Satellite Camp Ternberg

Gründung des Konzentrationslagers

Ternberg Subcamp was a separate part of the so-called “Wohnlager 75”, where POWs, forced labourers, foreign civilian workers and domestic workers were lodged. It was established on 15 May 1942.


Ternberg Subcamp was located outside the town, and above what is Eisenbundesstraße today. The premises of the camp sat between Eisenstraße, the old vicarage, and the town proper. The only building that is still completely preserved of the camp is the old kitchen barrack.

Informationen über die Häftlinge

The highest number of prisoners recorded was 406; the prisoners were all Spanish Republicans. César Orquion, also called “Caesar”, was Camp Senior - as he had been in Vöcklabruck, the camp from which he had been transferred to Ternberg. 14 Spanish prisoners are known to have died during their imprisonment. There were also several deaths among the POWs, the forced labourers, the convicts from Garsten prison, and among the civilian workers.


The prisoners were assigned to work on the construction of the powerplant in Ternberg and they worked on road construction sites. The construction of the powerplant started in October 1941, and at first, POWs, convicts, civilian foreigners and very few domestic workers were assigned to work there. As of mid-May, prisoners of the subcamps of Vöcklabruck and Ternberg were brought to the construction sites.


SS-Obersturmführer (Senior Assault Leader) Kieserle was camp leader at first, and later replaced by the notorious camp leader of Ebensee Subcamp, Anton Ganz, who managed Ternberg camp from late 1942 to May or June 1943.


The construction works were ceased in September 1944 due to the economic situation that the war brought about, and on 18 September 1944, Ternberg Subcamp was shut down. The remaining 395 prisoners were transferred back to Mauthausen Concentration Camp. When construction of the powerplant was ceased, about 80% were completed.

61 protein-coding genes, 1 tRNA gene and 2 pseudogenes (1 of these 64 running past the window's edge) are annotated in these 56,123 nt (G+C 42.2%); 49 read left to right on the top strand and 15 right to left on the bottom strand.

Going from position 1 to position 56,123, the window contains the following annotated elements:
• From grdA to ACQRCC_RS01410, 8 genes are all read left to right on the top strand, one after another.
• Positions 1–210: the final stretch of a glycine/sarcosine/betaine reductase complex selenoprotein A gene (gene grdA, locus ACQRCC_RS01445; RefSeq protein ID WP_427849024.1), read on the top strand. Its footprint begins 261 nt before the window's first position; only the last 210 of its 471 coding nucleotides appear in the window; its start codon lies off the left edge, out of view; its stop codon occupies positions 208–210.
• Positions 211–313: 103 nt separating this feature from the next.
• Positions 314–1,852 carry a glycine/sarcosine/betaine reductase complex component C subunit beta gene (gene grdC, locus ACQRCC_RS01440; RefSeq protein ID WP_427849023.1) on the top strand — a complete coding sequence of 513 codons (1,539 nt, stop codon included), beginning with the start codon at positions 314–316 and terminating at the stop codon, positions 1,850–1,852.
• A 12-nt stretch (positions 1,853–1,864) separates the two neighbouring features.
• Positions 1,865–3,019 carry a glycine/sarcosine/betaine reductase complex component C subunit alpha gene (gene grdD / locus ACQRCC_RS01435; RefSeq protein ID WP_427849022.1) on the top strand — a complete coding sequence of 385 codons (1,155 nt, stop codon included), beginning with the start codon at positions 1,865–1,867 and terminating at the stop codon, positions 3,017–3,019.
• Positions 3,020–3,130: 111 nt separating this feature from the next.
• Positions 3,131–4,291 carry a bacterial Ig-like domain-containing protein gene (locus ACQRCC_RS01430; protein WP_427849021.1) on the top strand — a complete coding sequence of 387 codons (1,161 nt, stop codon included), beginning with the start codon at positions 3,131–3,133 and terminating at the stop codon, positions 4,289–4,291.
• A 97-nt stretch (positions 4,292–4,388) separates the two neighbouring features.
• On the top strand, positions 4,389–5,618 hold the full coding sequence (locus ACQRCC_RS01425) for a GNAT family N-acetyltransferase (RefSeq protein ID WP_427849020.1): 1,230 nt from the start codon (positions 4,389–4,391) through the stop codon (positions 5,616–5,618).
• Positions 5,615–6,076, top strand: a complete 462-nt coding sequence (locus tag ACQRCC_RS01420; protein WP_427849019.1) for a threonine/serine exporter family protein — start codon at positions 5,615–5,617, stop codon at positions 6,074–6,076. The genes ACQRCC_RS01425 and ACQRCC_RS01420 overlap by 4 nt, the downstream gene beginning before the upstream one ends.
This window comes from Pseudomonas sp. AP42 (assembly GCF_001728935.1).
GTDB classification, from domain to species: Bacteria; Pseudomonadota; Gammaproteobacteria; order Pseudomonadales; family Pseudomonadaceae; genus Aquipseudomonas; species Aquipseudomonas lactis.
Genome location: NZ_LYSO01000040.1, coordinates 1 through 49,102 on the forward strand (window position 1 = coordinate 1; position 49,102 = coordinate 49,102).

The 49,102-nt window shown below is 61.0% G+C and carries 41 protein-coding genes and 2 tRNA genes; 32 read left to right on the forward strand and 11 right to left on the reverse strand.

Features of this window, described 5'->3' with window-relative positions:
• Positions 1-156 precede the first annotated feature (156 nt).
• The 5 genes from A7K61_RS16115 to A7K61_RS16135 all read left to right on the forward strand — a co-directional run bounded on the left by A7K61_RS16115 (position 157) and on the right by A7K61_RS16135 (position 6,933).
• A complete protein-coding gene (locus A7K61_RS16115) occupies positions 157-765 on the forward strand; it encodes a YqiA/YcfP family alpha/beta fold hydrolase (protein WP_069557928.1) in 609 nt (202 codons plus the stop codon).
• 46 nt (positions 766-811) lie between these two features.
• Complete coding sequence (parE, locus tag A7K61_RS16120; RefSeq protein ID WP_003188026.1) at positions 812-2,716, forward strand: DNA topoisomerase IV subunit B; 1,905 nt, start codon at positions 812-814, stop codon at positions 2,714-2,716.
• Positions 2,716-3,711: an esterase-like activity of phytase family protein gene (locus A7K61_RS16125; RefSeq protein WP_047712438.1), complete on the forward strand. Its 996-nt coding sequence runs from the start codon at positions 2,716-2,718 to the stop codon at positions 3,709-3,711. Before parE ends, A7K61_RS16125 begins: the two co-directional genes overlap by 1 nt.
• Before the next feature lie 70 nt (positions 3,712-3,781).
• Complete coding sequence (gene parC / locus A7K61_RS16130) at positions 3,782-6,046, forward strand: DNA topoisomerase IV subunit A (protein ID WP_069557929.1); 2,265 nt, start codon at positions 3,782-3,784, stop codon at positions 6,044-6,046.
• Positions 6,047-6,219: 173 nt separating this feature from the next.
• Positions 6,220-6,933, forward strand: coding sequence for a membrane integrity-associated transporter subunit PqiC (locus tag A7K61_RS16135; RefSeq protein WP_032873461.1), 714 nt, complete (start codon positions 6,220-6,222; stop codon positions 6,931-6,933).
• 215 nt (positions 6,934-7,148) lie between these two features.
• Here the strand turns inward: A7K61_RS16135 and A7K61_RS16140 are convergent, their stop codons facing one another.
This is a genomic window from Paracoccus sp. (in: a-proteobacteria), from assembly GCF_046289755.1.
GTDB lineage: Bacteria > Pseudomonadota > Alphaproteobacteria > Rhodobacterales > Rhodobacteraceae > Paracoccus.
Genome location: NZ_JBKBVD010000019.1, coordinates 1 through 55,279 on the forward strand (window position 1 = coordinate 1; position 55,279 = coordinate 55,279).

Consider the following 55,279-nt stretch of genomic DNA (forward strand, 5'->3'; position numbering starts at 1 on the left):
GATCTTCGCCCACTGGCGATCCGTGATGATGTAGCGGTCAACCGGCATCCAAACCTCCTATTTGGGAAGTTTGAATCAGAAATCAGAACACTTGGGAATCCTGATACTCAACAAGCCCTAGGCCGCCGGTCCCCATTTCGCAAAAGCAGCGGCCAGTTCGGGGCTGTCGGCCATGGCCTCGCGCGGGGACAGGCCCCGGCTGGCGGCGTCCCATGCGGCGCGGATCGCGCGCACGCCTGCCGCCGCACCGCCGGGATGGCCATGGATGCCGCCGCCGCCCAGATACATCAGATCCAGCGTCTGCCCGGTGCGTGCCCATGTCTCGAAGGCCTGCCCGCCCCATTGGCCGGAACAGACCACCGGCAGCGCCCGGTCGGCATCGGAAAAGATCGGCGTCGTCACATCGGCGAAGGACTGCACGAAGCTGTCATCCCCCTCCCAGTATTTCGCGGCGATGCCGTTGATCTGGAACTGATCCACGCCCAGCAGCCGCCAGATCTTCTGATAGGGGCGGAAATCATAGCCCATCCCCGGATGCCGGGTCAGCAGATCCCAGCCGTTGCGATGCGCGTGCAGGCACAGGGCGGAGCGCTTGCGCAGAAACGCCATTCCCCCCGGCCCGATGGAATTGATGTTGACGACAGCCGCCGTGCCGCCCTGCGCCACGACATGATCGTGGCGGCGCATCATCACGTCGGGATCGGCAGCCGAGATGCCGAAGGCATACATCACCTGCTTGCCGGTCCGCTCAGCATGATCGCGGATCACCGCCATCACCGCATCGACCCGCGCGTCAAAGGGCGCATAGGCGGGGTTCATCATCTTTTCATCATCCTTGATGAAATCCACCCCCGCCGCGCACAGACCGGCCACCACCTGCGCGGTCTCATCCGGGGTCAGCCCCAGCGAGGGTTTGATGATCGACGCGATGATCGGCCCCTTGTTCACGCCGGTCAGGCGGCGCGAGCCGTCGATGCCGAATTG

Gedenken und Erinnern

The Ennskraftwerke AG, who took over the powerplant after World War II, completed its construction in 1949. A memorial plaque can be found on the wall of the former kitchen barrack; the Catholic youth association of the Weyer deanship has set up a memorial site in the cellars of the barrack in 2008. In 2015, a monument was erected outside the kitchen barrack to commemorate the victims of the death marches through the Ennstal valley. Once every ear, usually in early October, a memorial celebration is held, organised by the local initiative near the former Ternberg Subcamp. Information about it can be found in the programme for commemoration - and liberation ceremonies [1].

Fotos (Aktuell, Historisch, Topografie und Luftaufnahmen)

former kitchen barrack and today memorial
View of the memorial, the former kitchen barrack and the memorial
Memorial in memory of the death marches in front of the former kitchen barrack
Power plant construction Ternberg
Forced labourers digging the construction pit of the power plant
Employment of prisoners
Remote view of the concentration camp
Overview 1:5.000 with GPS data, point 4: former kitchen barrack
Land register plan 1:1,000; Ternberg former concentration camp site
Land register plan 1:1,000; Ternberg former concentration camp site
original folder